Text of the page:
The evacuation of the downtown Calgary apartment has displaced tenants while the building is repaired

Tenants in a downtown Calgary apartment building that was evacuated after flooding and power outages last week are still on the move – and some say the management company will soon stop paying for their hotels.

A series of problems began in the Westview Heights apartment building, which houses 297 units across 41 floors in the 800 block of 8th Avenue SW, when a pipe burst on December 22 and disabled elevators, have tenants told CBC News.

In the days that followed, the building suffered flooding and power and heating failures during a freezing cold snap in Alberta.

Further flooding on Boxing Day resulted in the building being evacuated.

Resident Adam Bremner says the fifth level of the parking lot began to flood on December 22. He says the photo was taken within an hour of lowering the elevators into the building. (Submitted by Adam Bremner)

Fortieth Floor resident Jules Glasel told CBC News on Tuesday that there was only time to save his three cats from the building because the water made him too dangerous.

“I was just beyond fear and cried so much on the way to grab my cat, not knowing what they looked like,” she said.

“It’s so scary not knowing what’s going on, and it’s so much more stressful than thinking, ‘Hey, what’s going to happen? Am I going to have a house where to return to ?'”

Lack of communication

Throughout the ordeal, communication with Mayflower Ventures, the building management company, was scarce, Glasel said.

But she has been informed that her stay at the hotel will only be covered until Tuesday morning.

“I then have to pay, for example, for myself out of my pocket, or go find somewhere to go,” Glasel said.

“There are definitely a lot of people out there who can’t afford the $ 75 a night, for as long as that is. So there are going to be people who are, like, out, with nowhere to go.”

She says after what she’s been through, she plans to move out as soon as she can.

Resident Emily Fraser says she had to use the stairs in Westview Heights on Monday morning. Due to its slippery conditions due to the flooding of the building, it took 20 minutes to descend 10 floors. (Submitted by Emily Fraser)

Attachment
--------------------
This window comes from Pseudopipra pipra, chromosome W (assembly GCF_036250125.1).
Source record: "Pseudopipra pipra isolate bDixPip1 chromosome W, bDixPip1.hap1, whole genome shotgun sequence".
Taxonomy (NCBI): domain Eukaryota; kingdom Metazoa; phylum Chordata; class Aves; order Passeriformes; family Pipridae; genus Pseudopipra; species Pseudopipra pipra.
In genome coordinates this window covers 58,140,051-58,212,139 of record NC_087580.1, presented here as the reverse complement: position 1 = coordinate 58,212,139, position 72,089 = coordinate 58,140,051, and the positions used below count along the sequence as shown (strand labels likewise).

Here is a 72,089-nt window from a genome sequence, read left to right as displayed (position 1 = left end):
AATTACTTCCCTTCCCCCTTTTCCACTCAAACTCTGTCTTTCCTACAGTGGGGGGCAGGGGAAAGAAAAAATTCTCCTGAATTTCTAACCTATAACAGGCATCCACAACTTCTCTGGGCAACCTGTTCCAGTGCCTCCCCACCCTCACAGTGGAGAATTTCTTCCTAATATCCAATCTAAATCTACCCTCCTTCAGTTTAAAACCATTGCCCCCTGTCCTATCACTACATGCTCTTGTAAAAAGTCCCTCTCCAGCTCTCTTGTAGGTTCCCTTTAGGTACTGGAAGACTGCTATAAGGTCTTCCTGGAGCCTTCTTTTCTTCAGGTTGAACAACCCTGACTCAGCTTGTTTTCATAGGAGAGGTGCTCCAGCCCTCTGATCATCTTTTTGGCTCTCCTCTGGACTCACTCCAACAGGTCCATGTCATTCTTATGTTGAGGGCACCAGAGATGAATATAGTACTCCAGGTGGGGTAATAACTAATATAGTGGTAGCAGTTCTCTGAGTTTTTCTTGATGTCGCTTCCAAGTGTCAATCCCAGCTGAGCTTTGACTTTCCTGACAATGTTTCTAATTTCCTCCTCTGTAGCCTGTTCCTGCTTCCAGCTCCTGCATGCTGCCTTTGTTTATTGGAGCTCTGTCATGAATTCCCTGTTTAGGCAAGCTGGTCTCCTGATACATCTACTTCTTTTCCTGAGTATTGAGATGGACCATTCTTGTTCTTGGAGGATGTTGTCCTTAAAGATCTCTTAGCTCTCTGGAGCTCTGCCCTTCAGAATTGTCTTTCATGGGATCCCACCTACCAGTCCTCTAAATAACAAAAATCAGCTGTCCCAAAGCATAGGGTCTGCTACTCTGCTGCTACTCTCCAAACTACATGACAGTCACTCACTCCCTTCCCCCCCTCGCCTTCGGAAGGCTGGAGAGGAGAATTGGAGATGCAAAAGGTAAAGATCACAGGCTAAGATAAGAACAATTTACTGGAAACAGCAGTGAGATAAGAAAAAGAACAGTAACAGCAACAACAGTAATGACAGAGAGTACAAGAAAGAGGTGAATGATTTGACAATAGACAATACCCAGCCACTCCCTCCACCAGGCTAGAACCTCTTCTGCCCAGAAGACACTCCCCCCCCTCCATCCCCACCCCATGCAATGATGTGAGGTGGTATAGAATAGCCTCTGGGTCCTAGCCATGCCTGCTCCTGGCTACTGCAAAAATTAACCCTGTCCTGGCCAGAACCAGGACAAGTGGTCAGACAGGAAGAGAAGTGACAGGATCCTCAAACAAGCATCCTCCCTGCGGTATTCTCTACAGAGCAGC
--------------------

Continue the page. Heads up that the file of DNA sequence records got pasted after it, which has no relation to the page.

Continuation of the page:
Another resident, Jamey Bracey, says she and her husband live on the 38th floor with a baby and their dog.

When the building started to flood, she says she went down flooded stairs with her son to stay with her family.

But her husband had to stay in the apartment with their dog without heating or hot water.

“He missed our son’s first Christmas… which is sad”

She says she is afraid to eventually return to the building.

“Going down in the dark with a baby strapped to you isn’t something I want to do again.”

Management response

Ajay Nehru of Mayflower Ventures says their top priority is making sure the building is operational and safe for tenants.

He said he would be on-site to handle repairs and restoration until residents can return, which, at best, won’t happen until Friday.

Nehru says an incident like this has never happened in the building and the company has always been proactive when it comes to upgrades.

However, he says this incident was beyond their control and was a complete nightmare.

“We have four major systems which are currently down and which we are working on independently,” he said.

“The reality is that the building cannot be occupied until these four things are at the level where the safety of our tenants is in question.”

Mayflower Ventures says residents are required to have tenant insurance before they can sign a lease, which is why tenants will pay for their own accommodation. (James Young / CBC)

As part of Mayflower Ventures’ policy, Nehru says all renters are required to purchase insurance before moving in, which is why tenants will now pay for accommodation.

However, Mayflower Ventures has secured some hotels at special rates.

“We even paid for nights in these hotels, which gives us time to market ourselves, to contact their insurance experts, to do all of that,” he said.

“We have done everything we can think of to adapt and try to provide information as we can.”

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